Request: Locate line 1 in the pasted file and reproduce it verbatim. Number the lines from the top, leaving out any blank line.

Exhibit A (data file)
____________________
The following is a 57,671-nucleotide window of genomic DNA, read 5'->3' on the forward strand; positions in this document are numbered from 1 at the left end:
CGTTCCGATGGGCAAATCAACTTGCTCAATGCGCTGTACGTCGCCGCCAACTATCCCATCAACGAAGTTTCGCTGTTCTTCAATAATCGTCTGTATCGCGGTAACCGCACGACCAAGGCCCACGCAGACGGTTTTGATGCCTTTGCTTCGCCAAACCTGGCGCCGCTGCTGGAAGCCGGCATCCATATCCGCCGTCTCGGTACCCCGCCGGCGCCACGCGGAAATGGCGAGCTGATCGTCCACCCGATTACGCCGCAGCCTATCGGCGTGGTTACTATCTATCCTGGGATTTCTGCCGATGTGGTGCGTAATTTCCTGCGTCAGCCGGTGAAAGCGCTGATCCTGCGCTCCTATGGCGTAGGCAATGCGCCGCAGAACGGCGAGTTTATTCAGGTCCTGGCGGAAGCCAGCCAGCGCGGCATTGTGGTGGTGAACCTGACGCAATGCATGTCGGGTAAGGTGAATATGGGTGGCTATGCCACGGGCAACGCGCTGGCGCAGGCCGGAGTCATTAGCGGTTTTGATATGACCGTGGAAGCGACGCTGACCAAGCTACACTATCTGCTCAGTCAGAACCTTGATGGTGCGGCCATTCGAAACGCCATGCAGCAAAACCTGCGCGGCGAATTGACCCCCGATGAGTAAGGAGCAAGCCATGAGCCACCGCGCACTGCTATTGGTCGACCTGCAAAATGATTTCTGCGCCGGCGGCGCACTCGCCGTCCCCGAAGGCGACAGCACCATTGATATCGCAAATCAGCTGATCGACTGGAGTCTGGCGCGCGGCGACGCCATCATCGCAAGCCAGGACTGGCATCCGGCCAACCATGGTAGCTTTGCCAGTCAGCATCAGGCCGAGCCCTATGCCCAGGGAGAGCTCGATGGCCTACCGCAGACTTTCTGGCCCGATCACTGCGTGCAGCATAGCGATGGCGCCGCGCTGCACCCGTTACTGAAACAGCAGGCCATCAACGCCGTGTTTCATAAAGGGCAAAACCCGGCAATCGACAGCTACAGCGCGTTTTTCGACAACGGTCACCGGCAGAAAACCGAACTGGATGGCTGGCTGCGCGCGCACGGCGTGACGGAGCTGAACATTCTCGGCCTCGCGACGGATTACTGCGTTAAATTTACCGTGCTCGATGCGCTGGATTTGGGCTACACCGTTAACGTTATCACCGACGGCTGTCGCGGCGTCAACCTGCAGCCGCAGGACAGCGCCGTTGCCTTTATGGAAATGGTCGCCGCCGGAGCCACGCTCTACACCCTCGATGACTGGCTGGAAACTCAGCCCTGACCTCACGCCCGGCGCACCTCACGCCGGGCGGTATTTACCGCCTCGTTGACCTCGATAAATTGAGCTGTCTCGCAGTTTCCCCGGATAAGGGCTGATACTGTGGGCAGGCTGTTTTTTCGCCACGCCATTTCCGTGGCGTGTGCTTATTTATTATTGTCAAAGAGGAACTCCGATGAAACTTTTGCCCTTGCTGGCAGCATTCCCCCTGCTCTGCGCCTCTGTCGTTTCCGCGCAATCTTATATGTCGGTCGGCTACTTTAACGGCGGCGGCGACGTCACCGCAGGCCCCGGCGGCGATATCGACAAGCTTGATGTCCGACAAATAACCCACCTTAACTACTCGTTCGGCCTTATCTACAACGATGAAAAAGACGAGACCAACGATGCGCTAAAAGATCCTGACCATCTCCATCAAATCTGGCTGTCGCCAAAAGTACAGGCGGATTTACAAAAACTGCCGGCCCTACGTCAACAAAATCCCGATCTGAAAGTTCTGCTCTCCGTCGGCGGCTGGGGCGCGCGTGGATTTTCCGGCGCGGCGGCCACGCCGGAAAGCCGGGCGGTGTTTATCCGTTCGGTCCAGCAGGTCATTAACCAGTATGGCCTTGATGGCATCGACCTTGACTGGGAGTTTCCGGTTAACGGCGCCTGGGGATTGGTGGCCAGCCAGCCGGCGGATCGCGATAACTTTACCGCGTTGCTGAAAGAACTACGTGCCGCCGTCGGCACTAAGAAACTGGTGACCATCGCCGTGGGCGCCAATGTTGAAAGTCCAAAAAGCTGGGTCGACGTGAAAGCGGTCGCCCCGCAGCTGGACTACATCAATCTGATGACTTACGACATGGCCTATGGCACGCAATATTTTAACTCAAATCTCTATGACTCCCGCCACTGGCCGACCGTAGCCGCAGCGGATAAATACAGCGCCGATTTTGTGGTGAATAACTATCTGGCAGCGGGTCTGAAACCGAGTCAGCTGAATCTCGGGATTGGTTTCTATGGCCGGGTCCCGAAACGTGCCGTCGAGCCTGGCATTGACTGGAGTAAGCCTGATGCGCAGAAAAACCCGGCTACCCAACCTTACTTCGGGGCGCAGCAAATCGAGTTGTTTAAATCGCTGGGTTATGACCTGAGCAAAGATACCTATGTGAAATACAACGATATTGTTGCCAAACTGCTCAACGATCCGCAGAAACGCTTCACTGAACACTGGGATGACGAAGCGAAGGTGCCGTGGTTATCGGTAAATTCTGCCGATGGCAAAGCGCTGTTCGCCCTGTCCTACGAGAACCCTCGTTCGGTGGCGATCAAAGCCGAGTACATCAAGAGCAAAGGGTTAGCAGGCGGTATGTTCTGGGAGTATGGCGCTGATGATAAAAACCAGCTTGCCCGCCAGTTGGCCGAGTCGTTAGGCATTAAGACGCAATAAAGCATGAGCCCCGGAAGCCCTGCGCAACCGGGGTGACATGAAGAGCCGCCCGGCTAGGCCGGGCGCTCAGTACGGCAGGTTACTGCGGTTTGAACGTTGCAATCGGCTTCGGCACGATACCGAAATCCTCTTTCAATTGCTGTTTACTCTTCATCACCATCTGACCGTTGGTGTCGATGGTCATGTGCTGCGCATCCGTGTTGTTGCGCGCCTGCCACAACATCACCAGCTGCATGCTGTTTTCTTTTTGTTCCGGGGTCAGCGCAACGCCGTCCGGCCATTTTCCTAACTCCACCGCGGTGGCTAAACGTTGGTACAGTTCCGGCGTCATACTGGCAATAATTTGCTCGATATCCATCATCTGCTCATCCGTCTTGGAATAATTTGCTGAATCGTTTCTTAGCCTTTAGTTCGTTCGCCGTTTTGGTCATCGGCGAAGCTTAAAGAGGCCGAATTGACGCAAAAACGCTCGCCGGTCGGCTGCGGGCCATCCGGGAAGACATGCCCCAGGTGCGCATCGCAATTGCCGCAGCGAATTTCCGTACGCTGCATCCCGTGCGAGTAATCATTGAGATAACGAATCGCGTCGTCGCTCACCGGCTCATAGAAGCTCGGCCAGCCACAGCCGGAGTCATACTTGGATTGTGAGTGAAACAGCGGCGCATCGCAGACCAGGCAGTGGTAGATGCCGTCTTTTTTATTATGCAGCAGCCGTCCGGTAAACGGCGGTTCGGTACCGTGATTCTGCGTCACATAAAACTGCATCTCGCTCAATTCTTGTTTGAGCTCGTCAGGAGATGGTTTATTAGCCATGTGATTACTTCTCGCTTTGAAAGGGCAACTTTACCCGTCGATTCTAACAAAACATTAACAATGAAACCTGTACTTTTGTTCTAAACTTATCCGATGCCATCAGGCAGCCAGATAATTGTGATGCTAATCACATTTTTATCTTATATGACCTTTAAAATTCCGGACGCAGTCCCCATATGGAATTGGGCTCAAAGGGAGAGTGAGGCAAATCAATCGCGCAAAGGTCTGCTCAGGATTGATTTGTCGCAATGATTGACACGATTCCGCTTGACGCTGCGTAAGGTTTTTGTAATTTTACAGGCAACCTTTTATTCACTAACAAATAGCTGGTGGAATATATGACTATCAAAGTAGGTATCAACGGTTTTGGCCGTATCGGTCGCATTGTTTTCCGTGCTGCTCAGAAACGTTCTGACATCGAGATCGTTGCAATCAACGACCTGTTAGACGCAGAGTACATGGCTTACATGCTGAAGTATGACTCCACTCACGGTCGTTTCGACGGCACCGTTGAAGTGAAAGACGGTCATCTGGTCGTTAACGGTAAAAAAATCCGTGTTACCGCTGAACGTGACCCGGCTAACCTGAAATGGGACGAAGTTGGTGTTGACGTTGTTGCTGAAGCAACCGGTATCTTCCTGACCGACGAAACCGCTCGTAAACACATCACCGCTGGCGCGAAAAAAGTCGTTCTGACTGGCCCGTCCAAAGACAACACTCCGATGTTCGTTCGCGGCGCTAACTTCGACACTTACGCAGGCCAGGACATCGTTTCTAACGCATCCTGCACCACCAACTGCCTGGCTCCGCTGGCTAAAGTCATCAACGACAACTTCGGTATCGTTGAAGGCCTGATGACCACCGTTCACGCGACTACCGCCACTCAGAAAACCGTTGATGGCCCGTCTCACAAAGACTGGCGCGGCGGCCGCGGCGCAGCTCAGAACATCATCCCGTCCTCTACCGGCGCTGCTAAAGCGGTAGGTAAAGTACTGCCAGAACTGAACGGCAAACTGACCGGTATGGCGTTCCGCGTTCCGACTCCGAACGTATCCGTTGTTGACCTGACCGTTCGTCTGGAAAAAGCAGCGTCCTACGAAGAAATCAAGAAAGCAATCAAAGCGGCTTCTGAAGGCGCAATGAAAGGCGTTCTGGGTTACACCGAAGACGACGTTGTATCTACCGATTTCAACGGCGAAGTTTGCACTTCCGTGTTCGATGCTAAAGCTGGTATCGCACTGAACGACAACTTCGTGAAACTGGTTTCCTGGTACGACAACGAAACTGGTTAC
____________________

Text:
The following is a 57,671-nucleotide window of genomic DNA, read 5'->3' on the forward strand; positions in this document are numbered from 1 at the left end: